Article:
A Stowaway of the Mind:
Post-Traumatic Stress Disorder in Vietnam Veterans
After finishing their tours in Vietnam, thousands of soldiers and personnel returned to the United States and began the work of returning to the lives they had left behind. Many brought home medals and amusing stories, and many others bullet wounds and stumps where their arms used to be. Virtually all returned home changed in some way. Some, like the narrator of “Ambush” and “The Man I Killed” in Tim O’Brien’s The Things They Carried, carried home lingering but endurable feelings of guilt and regret over their roles in the war, which often included killing enemy soldiers. For others, however, such as Norman Bowker from O’Brien’s “Speaking of Courage,” the horrors of the war proved more than they could handle on their own. They lived in a strange fusion of the present and the past. At night they dreamed of death, landmines, blood, and screaming. During the day, the world around them constantly reminded them of the war. After the wedding of one veteran, the backfire of a passing car made him dive into the bushes in terror (Caldwell 98). For many years, these veterans suffered from a poorly-understood condition which some called “shell shock” or “battle fatigue” (Butler 105). Finally, in 1980, the American Psychiatric Association officially categorized it as “post- traumatic stress disorder,” or PTSD, and sparked an increase in the study of the disorder (Foa/Meadows 449). Due to its elusive nature and devastating effects upon veterans and their families, PTSD is one of the most tragic products of the Vietnam War, but new research and treatments are providing relief for many who suffer from it.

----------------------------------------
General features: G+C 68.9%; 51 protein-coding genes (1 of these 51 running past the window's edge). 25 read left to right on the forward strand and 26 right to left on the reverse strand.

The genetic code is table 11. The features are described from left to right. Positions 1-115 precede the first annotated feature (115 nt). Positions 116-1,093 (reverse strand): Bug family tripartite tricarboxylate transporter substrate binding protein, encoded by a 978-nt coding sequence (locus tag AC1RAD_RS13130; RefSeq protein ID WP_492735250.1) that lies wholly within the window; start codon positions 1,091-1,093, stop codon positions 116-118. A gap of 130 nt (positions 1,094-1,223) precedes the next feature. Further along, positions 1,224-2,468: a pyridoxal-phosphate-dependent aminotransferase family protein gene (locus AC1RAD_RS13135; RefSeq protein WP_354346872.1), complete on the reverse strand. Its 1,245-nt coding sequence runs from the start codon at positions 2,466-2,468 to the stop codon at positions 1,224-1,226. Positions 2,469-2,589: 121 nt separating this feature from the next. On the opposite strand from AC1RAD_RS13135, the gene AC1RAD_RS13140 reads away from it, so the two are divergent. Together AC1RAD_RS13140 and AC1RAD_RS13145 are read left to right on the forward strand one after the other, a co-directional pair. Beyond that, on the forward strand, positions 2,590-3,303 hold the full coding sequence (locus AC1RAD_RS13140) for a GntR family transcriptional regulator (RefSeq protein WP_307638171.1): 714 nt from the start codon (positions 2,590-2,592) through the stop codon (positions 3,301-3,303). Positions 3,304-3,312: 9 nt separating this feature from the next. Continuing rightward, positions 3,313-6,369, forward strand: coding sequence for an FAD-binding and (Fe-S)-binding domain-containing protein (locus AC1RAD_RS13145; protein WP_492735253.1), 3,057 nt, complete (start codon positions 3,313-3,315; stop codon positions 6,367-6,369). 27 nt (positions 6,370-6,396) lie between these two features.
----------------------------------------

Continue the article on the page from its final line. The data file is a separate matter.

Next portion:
Vietnam veterans, like rape victims and survivors of serious automobile accidents, often experienced sustained and/or extreme periods of terror and anxiety. Whether searching for the Viet Cong in the jungle or carrying supplies upriver, the soldiers constantly faced the deaths of other men and the threat of their own. Many were plagued by feelings of guilt or the shock of their own bloodlust after killing other men. Death surrounded them, and they knew that any breath they took could be their last. Because of this constant fear, horror, and anxiety, about one-third of all Vietnam veterans returned home with some degree of PTSD (Wartik 250). Certain stimuli, such as hearing fireworks, seeing a Vietnamese person on the street, or smelling smoke, can trigger intense flashbacks or panic attacks. “I go into deep flashbacks,” one vet said. “It’s like I’m right there again–the sounds, the smells, the screaming. It’s almost like a blackout; the present doesn’t exist. It can be snowing and I sweat like I’m in the jungle” (Caldwell 96). Many suffer from other symptoms such as difficulty in sleeping, nightmares, irritability, anger, isolation, withdrawal, depression, or bipolar disorder (Harris).